Tuesday morning. I slept in my clothes last night and pretty well. Willard was out a good part of the night on the beach scouting with six men. It commenced to rain in the night and is going hard this very moment, we may be detained here for a few days when we expect to return to camp. I have not time to write any more now, and will begin another letter in the day. Willard saw nothing. The firing yesterday was at a schooner, passing. They did not hit her one of the shells passed over to our side and the boys brought it in. It was from a rifle canon and was 14 inches long and 6 inches in diameter. (draws a picture of the shell) a little brown screw in the point screws in lead so that when it struck it would explode the cap underneath and break it. Willard is well and my jaw does not grumble very bad. I will write on every occasion. Keep a good heart for me and pray for our safe return. We have a heavy body of Cavalry scouting the country and our generals are out all the time. No one could surprise us. I must now close. with kindest wishes for all my dear ones at home I remain your obedient faithful Levi. We have no news. All is quiet don’t have any fears. They have no chances to come over in any body. If they come, they will catch a.? Remember me kindly to all. It was a little amusing to see a shell in camp still hot from the other side.!! Ha Ha, your own Levi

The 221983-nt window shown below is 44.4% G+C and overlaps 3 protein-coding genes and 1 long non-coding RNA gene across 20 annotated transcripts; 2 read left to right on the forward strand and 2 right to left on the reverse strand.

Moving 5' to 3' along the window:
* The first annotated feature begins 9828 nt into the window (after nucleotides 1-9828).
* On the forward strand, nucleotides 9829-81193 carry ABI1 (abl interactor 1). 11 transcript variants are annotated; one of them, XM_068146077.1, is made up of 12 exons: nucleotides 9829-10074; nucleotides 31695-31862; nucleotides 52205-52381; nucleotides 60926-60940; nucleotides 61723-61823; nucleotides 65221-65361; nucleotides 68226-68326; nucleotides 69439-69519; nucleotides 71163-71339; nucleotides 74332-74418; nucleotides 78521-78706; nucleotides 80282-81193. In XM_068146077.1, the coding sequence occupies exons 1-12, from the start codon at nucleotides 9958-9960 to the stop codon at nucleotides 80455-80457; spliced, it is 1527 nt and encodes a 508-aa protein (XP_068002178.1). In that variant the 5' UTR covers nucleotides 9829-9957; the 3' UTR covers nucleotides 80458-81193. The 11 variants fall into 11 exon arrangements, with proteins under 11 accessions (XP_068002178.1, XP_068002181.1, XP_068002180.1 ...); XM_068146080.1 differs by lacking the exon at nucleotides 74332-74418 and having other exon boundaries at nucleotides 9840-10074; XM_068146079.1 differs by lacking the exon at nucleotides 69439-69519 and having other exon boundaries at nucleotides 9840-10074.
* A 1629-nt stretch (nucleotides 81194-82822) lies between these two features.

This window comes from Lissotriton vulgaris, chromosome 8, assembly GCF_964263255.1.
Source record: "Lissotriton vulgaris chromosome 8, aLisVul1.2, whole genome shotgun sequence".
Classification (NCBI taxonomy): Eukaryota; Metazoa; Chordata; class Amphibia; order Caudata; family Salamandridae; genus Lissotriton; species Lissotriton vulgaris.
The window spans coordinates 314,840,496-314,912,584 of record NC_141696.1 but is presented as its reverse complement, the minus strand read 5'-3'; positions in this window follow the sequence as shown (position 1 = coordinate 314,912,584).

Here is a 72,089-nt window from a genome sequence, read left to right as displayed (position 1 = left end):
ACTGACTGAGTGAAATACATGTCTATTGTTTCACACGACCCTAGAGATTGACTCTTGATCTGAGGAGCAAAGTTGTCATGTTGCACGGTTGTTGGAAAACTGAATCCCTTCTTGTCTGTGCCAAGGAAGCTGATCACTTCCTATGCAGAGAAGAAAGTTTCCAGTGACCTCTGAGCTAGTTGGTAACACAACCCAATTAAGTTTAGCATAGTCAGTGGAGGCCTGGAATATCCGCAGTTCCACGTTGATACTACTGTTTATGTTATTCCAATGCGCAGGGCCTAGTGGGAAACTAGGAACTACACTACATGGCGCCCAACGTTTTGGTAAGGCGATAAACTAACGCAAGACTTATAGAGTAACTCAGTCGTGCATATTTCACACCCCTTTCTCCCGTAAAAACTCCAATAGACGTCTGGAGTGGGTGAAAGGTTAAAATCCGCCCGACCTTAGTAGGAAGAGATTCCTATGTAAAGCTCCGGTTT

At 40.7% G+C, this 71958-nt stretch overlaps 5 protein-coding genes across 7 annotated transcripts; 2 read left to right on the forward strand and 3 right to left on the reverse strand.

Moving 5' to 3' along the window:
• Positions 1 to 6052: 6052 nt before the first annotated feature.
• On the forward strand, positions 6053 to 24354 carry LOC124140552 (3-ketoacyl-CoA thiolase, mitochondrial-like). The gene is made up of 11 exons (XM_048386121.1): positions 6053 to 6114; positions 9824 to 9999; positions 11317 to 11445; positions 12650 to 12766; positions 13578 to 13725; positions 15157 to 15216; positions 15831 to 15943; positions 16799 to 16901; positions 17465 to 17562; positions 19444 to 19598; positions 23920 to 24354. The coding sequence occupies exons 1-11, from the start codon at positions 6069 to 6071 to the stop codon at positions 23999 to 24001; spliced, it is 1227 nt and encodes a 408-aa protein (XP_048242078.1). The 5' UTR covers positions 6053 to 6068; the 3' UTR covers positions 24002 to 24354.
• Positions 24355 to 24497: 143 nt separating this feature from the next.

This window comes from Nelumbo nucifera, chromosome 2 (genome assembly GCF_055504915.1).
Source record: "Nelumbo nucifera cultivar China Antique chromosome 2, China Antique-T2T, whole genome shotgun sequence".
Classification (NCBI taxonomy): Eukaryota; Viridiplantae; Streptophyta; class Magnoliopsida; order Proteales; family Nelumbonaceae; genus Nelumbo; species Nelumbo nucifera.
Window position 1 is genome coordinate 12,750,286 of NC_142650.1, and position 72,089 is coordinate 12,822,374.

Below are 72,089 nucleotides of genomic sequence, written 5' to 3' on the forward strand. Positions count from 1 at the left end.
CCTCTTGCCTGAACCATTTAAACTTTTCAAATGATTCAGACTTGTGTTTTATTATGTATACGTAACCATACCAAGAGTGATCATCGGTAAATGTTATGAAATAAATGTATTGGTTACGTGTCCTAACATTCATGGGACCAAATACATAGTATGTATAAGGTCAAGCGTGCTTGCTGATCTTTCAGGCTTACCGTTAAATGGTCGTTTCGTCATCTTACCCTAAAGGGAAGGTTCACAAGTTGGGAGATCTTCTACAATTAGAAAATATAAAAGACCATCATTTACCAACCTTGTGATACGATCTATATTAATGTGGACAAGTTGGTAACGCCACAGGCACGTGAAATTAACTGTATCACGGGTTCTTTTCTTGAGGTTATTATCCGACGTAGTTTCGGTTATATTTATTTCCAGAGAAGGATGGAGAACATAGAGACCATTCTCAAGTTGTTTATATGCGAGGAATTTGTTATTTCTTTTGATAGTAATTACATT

Opposite Budds Ferry or near it 1 mile Oct 23 1861

My Darling Wife

I sent this by a messenger at Camp Caldwell to keep you aware of our state and condition. The sun is now shining, and we are drying off.

Willard and I have a fire before our tent. We had a terrible accident in camp yesterday from some grown men fooling here with a bombshell picked up by our boys, which was thrown by the rebels at a schooner, passing. It came over to our side and lodged on the shore. The boys put fire into it and set it off. One poor fellow Rouse of Dunkirk was terribly mangled and died last night. Daily of Dunkirk will probably die. Donahue may live. 7 others were wounded most of them Dunkirk boys, none seriously but the three. I am glad to see Mawn this morning who came from Camp Caldwell yesterday. The cake I guess will spoil at camp C. He did not bring anything along with him. We are to bury this man today. Rouse. I suppose I am to bury him. I must go and find out about a burial place. Our engineer captain is off today on one of his expeditions to examine rebel positions. I will write again by the possibility tomorrow and you will keep hearing from me as the time goes on. I try to take good care of myself for your sake and the children my jaw is not better. My love to all I send this by feeble letter. Love and kisses to all ever your faithful. Levi W Norton

Shipping Weight: 1 lb
Item # 24076